Parenting and family
Parenting or "child rearing" is the process of promoting and supporting the physical, emotional, social, financial, and intellectual development of a child from infancy to adulthood. Wealth, culture and income have a very strong impact on what methods of child rearing are used by parents. Cultural values play a major role in how a parent raises their child. Parenting is always evolving; as times change, cultural practices and social norms and traditions change.
Good mental health starts with how a child is parented. Mental health is not an individual issue, but a family issue. In order to thrive, children need to experience appropriate parenting from their earliest days through adulthood. With common family issues, often how a child has been parented determines the lasting effects on both the child and the family as a unit.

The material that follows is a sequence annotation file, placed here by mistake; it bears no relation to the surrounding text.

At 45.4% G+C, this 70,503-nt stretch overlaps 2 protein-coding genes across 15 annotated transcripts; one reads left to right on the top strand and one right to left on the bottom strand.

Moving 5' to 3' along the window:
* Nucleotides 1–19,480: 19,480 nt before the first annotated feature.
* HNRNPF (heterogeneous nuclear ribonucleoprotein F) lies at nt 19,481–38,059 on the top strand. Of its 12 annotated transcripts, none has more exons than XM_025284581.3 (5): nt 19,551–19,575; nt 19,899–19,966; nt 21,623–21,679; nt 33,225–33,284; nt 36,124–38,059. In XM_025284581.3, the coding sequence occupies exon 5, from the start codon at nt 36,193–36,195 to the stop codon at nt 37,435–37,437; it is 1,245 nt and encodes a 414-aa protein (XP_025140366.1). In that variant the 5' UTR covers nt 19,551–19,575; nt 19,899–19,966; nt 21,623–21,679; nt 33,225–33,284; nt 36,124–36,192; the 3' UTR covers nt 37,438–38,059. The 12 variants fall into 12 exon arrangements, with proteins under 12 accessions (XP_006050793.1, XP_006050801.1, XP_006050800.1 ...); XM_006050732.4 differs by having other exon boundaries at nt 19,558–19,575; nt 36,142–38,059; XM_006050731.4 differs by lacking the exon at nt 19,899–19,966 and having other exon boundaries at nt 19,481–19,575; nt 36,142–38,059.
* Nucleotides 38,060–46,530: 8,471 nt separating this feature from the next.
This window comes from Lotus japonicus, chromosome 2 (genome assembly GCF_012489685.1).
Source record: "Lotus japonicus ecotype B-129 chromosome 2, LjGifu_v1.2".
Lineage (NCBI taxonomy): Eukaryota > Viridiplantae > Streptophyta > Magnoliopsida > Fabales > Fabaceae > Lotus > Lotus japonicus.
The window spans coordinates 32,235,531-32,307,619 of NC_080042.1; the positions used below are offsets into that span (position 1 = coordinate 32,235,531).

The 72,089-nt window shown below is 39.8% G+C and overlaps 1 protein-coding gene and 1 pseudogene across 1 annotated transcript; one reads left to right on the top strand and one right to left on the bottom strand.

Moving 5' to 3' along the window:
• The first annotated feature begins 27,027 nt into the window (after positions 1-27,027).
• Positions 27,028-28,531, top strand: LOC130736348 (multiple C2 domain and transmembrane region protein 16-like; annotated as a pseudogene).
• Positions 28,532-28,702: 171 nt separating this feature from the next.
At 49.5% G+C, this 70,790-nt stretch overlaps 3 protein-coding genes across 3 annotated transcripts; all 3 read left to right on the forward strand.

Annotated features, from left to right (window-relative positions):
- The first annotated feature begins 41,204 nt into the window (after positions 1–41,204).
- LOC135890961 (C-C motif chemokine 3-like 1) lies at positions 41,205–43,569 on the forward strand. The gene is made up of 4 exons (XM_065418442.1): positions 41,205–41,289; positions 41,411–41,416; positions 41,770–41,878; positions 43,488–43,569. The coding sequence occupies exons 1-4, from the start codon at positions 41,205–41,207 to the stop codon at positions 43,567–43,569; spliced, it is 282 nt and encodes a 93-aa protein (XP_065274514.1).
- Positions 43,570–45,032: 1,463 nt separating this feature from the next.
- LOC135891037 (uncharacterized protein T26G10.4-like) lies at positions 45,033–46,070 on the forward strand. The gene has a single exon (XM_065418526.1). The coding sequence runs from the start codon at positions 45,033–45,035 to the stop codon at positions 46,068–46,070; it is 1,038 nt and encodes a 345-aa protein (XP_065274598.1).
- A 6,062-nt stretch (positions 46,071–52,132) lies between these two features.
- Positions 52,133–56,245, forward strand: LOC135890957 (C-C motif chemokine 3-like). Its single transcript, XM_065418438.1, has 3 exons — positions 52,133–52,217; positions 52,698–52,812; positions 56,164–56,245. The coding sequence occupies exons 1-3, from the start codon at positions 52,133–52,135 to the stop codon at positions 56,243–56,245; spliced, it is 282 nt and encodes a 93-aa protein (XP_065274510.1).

Types of Parenting Styles
- Authoritative parenting style - Here, the parent is demanding and responsive; the parent places many demands upon the child and holds high expectations of maturity.
- Authoritarian parenting style - This parent is demanding but not responsive. This style is a restrictive, punishment-heavy parenting style in which parents make their children follow their directions with little to no explanation and focus on the child's and family's perception and status.
- Permissive parenting style - This style sees a parent providing a great deal of love, but very few rules and responsibilities. Within this style, there are two sub-styles: